The Vancouver Art Gallery’s collection originated with few Canadian works and a strong emphasis on British historical painting. The founding collection included only seven works by Canadian artists, six of which were gifts. The first major purchases of Canadian art were made in 1932 with On the Beach, Dinard, c. 1900-1905 by J.W. Morrice, The Road to St. Fidele, c. 1929-1930 by A.Y. Jackson, and three additional works purchased from an exhibition of Canadian art held at the Vancouver Art Gallery. It was not until 1937 that the Vancouver Art Gallery purchased a work by Emily Carr titled Totem Poles, Kitseukla, 1912, which was acquired at a cost of $400. Upon Carr’s death in 1945, a selection of her works was willed to the Province of British Columbia. In 1966, the Trustees officially transferred the Emily Carr Trust Collection, totalling 157 works, to the Vancouver Art Gallery. The Collection is comprised of 252 artworks, including 146 paintings, 51 drawings and 45 ceramic works, as well as letters, books, photographs and untitled sketches.
The Vancouver Art Gallery also houses a number of major works by Canadian artists Lawren Harris, A.Y. Jackson, Arthur Lismer, Jock Macdonald, J.W. Morrice, David Milne, Harold Town, Gershon Iskowitz and Jack Bush. The collection includes a number of works by some of Quebec’s best known artists, including Theophile Hamel, Antoine Plamondon, Marc-Aurèle de Foy Suzor-Coté Paul-Emile Borduas, Guido Molinari, Jacques de Tonnancour, Claude Tousignant, Charles Gagnon, Yves Gaucher, Alfred Pellan and Jean-Paul Lemieux. The Gallery has acquired major works by Quebecois contemporaries such as Genviève Cadieux, Jana Sterbak, Jocelyne Alloucherie and Betty Goodwin.
The Gallery’s European historical collection includes Dutch paintings from the seventeenth century by Jan Anthoniszoon van Ravenstyn (1570-1657), Jan Wynants (1630/35-1684), Isaac van Ostade (1621-1649), Pieter Neeffs the Elder (1578-1656), Jacob Marrel (1614-1681), Jan van Huysum (1682-1749), Balthasar van der Ast (1590-1656), Ambrosium Bosschaert the Younger (1609-1645), Jan Josefsz van Goyen (1596-1665), Abraham Storck (1635-1710), Roelof de Vries (1631-c.1681), Willem van de Velde the Younger (1633-1707), Adriaen van der Kabel (1631-1705), Salomon van Ruysdael (1600-1670), Flemish-Cornelius de Heem (1631-1695), Roelandt Savery (1576-1639) and a fine first edition of Francisco Jose de Goya y Lucientes’ Disasters of War.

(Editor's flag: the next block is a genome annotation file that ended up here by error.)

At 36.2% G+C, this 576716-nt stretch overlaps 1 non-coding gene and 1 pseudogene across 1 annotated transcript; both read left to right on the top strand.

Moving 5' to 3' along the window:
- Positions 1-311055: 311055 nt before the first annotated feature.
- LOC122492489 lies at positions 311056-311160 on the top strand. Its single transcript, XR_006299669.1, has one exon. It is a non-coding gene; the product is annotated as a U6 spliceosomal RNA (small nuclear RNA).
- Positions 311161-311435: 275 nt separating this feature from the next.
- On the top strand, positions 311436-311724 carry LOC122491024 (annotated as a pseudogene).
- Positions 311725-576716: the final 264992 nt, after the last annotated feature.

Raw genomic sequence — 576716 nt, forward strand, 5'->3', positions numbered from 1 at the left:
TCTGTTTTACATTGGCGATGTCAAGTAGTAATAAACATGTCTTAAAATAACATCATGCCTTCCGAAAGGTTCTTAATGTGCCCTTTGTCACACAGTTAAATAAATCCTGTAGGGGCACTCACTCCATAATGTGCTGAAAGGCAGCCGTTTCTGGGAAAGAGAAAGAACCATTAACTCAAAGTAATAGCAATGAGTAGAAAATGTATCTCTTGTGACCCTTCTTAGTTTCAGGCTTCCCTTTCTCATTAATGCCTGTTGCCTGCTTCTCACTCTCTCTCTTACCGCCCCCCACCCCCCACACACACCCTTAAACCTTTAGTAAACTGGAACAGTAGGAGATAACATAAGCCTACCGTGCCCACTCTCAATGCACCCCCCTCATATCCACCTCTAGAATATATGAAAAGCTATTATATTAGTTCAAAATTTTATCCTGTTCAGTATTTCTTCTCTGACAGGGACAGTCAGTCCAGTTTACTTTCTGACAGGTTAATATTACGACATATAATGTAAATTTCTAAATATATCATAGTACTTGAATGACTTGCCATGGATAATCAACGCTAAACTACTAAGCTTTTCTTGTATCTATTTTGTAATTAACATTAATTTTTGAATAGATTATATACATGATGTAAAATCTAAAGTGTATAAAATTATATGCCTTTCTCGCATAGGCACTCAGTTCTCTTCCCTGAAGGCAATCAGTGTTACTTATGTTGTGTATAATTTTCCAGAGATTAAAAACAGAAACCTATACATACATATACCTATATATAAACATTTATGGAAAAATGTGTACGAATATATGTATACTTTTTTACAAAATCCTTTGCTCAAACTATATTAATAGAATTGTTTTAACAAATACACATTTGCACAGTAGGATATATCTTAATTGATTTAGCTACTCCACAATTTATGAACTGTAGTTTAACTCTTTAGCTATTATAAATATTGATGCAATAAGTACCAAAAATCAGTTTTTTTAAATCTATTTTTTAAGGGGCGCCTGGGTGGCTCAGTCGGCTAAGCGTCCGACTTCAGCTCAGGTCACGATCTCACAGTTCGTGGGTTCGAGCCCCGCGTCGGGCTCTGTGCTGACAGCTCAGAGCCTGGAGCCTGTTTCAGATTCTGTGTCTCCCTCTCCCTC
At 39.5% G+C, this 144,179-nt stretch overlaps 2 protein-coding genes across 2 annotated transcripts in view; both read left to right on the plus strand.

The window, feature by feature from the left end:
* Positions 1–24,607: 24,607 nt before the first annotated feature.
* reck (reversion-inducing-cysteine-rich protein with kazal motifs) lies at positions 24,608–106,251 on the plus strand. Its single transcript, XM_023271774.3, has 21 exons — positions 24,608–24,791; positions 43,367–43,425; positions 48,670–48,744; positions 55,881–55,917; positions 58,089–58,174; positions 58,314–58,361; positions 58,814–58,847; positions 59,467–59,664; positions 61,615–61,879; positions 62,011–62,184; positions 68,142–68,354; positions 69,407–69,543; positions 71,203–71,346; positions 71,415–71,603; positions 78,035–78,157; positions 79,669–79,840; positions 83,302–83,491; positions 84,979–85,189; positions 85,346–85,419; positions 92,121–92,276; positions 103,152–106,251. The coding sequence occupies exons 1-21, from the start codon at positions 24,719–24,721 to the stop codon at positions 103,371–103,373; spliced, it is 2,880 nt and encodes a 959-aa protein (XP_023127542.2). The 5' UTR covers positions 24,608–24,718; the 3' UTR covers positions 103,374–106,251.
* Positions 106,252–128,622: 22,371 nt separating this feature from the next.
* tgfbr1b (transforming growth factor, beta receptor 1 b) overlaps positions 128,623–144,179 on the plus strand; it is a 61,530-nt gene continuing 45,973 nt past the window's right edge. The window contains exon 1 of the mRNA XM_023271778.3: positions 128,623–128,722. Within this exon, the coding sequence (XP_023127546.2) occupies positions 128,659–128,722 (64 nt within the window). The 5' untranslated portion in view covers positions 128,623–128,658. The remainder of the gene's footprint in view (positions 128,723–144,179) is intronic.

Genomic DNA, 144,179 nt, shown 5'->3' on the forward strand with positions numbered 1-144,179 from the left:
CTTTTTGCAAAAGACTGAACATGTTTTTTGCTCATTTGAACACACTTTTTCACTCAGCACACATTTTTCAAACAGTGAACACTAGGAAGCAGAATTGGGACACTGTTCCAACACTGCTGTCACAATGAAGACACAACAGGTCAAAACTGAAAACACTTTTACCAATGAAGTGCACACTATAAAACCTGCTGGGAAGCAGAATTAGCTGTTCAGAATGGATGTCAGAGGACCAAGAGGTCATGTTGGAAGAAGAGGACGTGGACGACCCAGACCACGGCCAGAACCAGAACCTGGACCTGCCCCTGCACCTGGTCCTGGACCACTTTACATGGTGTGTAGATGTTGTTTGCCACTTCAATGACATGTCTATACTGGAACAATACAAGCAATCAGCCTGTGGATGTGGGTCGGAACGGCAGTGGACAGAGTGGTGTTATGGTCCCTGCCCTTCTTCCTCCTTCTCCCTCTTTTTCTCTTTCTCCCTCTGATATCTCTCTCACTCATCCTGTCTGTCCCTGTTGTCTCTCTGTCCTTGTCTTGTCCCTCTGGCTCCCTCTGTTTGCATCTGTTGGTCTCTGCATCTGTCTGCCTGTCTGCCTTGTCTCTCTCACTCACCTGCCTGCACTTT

The Gallery Buildings
In our 80-year history, the Vancouver Art Gallery has expanded three times. Currently operating at and beyond capacity after nearly 30 years in the renovated former provincial courthouse building, the Gallery is now planning a new, purpose-built facility that will meet the community-s needs for the next 50 years and beyond.
Construction of the original Vancouver Art Gallery building began in March of 1931, funded by $130,000 raised by a group of art patrons led by Vancouver businessman Henry A. Stone. The Gallery was constructed on a 132-by-66-foot site donated by the City of Vancouver at 1145 Georgia Street, several blocks west of the organization-s current location. Built for a cost of $40,000, the original Vancouver Art Gallery building was erected in a lot in what was then a residential area at the edge of downtown. It encompassed a single floor of exhibition gallery space.
In 1951, the Vancouver Art Gallery at 1145 Georgia Street was expanded to three times it original size in order to accommodate 157 works by Emily Carr, willed by the artist to the province of British Columbia before her death in 1945. Fundraising for the Gallery expansion was led by Carr-s close friend, Group of Seven artist Lawren Harris, who was instrumental in raising $300,000 toward the project, a sum matched by the City of Vancouver.
The Vancouver Art Gallery remained at 1145 Georgia Street until 1983, when it moved to its present location in the former provincial courthouse building bound by Georgia, Howe, Hornby and Robson Streets. As part of a land exchange between the Province of British Columbia and the City of Vancouver in 1974, the city had acquired a 99-year lease of the imposing, neo-classical courthouse building. Opened to the public in 1911, the structure was designed by Victoria architect Sir Francis Mawson Rattenbury (1867-1935).
Vancouver-based Arthur Erickson Architects was hired by the City of Vancouver to carry out a feasibility study on the possible uses for the courthouse building, and the firm returned a report recommending the Gallery relocate to the courthouse. The Gallery agreed to this recommendation and commissioned Erickson’s firm to develop the design for a renovation of the courthouse building. Construction began on the $20 million renovation project in December of 1981. The new Vancouver Art Gallery opened to the public in October 1983 in the retrofitted courthouse building with 41,400 square feet of exhibition space.